New EU E-Commerce VAT Rules: Understanding the impact for UK retailers

18 May 2021

Having navigated the challenges of Brexit, UK retailers now face another significant change in the tax framework for selling to EU consumers.

From 1 July 2021, the new EU VAT e-commerce rules will introduce significant changes for UK retailers, marketplaces and postal/courier companies selling to EU consumers. It is crucial that such UK businesses take the time to understand the changes now and the potential impact on them so that they can prepare for 1 July.

Why are the rules changing?

The European Commission’s aim is for the new rules are to:

  • Reduce the costs of complying with cross border VAT rules in the EU
  • Put EU and non-EU businesses supplying EU consumers on an equal footing, and
  • Increase VAT revenues for Member States by bringing more supplies within the EU VAT net and reducing fraud. 

In principle, from 1 July 2021, all supplies of goods and services to EU consumers should be taxed where the consumer is located in the EU. This is a significant extension of the existing provisions and has the potential to create lots of additional EU VAT compliance and reporting obligations for UK businesses if not proactively managed.

To help facilitate compliance and reduce the burden of managing EU VAT accounting obligations, new One Stop Shop schemes are being introduced as part of the reforms. Through these schemes, eligible businesses will be able to register with just one EU tax authority to manage their VAT obligations across the bloc which has the potential to achieve significant administrative and cost savings.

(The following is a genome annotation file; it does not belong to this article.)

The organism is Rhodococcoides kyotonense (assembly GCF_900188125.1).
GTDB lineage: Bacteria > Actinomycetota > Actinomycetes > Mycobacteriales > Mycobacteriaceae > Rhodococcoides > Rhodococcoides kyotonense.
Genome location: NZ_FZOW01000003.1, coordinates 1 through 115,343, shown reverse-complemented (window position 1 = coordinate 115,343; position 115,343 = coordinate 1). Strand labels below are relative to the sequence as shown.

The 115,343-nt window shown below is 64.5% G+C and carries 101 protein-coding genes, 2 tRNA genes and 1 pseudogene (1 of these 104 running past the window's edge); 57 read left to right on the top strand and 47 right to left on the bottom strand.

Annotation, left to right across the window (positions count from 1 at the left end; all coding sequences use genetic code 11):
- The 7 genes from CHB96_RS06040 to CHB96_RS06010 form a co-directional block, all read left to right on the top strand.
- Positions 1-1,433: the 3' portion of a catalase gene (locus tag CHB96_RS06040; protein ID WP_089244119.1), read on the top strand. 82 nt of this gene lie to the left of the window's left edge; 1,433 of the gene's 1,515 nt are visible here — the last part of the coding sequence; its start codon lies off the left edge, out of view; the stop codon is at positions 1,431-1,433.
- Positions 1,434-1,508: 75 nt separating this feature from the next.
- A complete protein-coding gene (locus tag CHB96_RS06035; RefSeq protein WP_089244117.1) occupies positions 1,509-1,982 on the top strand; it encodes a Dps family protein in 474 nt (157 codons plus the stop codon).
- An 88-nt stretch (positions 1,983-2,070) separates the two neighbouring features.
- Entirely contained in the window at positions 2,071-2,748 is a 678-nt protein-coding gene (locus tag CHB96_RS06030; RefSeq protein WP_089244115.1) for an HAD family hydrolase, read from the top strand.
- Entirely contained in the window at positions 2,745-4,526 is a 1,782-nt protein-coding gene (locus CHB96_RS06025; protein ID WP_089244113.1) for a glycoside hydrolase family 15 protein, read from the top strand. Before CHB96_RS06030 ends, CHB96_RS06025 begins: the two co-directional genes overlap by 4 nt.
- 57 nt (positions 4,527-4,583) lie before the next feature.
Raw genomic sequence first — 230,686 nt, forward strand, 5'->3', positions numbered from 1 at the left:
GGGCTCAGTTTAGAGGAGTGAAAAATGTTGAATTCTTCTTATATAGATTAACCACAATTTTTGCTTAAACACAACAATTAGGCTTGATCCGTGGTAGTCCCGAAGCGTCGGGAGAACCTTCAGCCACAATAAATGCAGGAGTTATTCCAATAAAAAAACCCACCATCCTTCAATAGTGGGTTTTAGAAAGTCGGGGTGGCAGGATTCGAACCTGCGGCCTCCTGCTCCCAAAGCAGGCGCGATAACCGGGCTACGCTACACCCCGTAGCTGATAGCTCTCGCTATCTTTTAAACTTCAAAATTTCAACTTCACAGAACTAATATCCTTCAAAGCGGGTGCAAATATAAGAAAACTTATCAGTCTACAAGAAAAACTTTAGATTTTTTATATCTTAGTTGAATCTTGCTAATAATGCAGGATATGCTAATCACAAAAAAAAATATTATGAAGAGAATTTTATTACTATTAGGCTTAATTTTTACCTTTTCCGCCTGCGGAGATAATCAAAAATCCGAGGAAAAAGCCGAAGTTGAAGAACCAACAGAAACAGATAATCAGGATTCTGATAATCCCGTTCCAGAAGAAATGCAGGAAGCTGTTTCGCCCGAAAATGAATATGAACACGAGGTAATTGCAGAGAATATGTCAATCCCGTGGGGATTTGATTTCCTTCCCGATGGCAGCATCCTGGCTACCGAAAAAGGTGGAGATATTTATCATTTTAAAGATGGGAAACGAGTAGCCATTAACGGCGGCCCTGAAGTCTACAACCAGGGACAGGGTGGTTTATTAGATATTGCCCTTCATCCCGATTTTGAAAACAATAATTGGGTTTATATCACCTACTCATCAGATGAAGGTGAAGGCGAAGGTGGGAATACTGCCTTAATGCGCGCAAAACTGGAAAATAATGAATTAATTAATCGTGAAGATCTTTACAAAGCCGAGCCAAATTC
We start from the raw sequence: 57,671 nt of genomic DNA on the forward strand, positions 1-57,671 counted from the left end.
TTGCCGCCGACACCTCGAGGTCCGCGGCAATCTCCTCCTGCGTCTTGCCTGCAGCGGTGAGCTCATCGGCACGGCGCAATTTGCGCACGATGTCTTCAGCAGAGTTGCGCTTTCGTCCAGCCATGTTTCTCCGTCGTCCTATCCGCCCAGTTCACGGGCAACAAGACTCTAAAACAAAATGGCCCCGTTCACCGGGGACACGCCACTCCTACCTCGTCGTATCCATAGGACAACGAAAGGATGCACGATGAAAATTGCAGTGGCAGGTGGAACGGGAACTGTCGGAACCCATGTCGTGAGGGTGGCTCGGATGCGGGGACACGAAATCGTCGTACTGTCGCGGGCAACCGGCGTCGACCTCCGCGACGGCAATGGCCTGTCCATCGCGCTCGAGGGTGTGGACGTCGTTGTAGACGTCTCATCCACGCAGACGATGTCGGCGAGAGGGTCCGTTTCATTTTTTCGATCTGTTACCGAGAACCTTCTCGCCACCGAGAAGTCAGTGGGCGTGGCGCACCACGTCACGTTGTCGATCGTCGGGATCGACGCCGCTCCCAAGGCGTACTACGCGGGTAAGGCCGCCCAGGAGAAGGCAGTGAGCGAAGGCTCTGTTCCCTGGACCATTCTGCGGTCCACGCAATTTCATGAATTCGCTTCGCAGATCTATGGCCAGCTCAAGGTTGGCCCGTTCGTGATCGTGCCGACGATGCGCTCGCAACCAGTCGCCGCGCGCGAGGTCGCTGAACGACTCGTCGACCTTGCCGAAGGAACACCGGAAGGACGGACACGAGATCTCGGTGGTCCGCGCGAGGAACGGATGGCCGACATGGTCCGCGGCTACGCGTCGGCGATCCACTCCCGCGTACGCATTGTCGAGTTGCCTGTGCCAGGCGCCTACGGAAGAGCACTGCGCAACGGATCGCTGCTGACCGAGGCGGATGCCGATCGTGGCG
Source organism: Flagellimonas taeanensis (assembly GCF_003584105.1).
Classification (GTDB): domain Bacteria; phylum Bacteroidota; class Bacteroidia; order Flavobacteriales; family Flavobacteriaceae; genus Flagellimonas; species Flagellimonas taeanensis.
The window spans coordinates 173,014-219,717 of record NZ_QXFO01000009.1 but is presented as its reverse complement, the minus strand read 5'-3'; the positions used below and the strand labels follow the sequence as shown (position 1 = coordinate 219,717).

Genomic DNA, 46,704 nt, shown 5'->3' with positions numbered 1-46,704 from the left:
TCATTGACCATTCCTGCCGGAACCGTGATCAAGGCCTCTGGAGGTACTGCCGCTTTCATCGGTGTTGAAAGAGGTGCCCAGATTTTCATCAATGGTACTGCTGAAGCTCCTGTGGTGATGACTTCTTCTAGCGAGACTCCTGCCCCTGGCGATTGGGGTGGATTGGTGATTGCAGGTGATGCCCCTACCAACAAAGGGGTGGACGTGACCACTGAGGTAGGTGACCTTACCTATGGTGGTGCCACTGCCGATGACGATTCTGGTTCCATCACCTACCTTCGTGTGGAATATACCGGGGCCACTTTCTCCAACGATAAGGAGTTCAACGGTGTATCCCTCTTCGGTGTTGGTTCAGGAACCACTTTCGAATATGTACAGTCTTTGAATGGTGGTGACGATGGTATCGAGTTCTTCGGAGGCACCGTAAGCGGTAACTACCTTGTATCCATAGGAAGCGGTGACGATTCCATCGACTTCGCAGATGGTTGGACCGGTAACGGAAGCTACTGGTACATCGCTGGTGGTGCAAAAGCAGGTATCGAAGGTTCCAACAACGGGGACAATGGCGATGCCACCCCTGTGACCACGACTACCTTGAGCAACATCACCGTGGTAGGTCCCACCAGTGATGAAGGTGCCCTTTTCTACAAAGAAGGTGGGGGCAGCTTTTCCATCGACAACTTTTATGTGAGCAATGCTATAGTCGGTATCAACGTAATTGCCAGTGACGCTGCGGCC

Despite previous delays to the reforms, the EU has now issued comprehensive guidance on how the new rules will work and confirmed that all Member States will be ready to go live on 1 July.  

There are three different One Stop Shop schemes available.

1. Non-Union scheme

The existing Mini One Stop Shop Scheme for a limited range of B2C services is being replaced and any business that is not established in the EU (now including UK suppliers after the UK’s exit from the EU) but which charges EU VAT on services to consumers can now account and pay through the new One Stop Shop. 

The scope of the scheme is being significantly extended from the existing Mini One Stop Shop which only requires non-EU businesses to report EU VAT on telecommunications, broadcasting and electronic services (TBE services) supplied to EU consumers.

2. Union scheme

The existing Union scheme for intra-EU supplies of TBE services will be extended to cover all types of B2C services. 

Additionally, in a significant development, it will be expanded to cover intra-EU distance sales of goods and certain domestic supplies to consumers that are facilitated by electronic interfaces (such as marketplace platforms where the interface will become the deemed supplier for VAT purposes). The extension of the scheme to include sales of goods of consumers also coincides with the removal of the current distance selling thresholds so that EU VAT will almost always be due in the Member State where the final consumer is based.

3. Import scheme (IOSS)

Finally, any business carrying out distance sales to EU consumers of goods that are imported from outside of the EU in consignments not exceeding EUR 150 can register for the import scheme. If the supplier has no establishment in the EU, they may need to appoint an intermediary to be able to use the scheme and we understand that a number of EU Member States are currently discussing whether UK businesses will require such an intermediary.  If required, finding an intermediary may prove challenging.